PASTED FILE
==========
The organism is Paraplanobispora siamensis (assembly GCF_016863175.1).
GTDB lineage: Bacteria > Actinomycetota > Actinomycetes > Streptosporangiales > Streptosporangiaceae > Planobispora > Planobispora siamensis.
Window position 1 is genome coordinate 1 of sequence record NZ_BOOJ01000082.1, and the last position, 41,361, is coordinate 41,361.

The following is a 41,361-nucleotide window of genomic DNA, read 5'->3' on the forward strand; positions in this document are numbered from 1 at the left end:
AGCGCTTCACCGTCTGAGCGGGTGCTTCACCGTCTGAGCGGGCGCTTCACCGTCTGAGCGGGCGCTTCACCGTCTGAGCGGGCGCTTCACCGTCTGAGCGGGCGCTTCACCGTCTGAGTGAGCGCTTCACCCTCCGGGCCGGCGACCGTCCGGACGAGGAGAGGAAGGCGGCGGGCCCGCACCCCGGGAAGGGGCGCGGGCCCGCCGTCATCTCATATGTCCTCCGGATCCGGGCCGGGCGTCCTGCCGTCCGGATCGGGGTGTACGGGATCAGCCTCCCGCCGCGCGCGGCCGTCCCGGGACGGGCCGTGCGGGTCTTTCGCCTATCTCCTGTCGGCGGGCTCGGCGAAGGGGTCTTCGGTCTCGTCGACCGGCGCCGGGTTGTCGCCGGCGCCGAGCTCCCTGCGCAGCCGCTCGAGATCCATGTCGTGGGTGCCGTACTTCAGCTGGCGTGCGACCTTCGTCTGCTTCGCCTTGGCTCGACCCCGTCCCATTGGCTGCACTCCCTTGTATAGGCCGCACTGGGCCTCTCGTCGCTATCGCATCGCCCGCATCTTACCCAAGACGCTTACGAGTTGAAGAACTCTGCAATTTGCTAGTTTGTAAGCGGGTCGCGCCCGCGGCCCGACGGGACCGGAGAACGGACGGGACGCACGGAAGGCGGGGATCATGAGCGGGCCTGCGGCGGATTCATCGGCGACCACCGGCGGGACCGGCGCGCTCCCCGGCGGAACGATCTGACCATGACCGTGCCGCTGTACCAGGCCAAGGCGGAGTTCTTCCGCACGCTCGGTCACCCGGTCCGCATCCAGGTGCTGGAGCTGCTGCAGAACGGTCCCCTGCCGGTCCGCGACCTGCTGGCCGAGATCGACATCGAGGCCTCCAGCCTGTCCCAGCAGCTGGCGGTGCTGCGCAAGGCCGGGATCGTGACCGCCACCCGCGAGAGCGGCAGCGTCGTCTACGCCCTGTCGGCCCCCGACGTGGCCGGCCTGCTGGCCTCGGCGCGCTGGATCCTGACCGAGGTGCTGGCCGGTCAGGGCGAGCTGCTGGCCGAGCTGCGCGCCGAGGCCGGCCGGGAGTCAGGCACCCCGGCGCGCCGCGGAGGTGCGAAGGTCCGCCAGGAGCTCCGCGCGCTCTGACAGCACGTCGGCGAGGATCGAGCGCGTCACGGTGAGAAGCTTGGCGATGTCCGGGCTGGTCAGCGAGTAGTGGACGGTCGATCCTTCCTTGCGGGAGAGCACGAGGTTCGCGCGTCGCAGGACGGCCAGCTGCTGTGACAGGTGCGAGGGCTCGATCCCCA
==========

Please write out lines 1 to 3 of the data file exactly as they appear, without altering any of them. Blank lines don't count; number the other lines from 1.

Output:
The organism is Paraplanobispora siamensis (assembly GCF_016863175.1).
GTDB lineage: Bacteria > Actinomycetota > Actinomycetes > Streptosporangiales > Streptosporangiaceae > Planobispora > Planobispora siamensis.
Window position 1 is genome coordinate 1 of sequence record NZ_BOOJ01000082.1, and the last position, 41,361, is coordinate 41,361.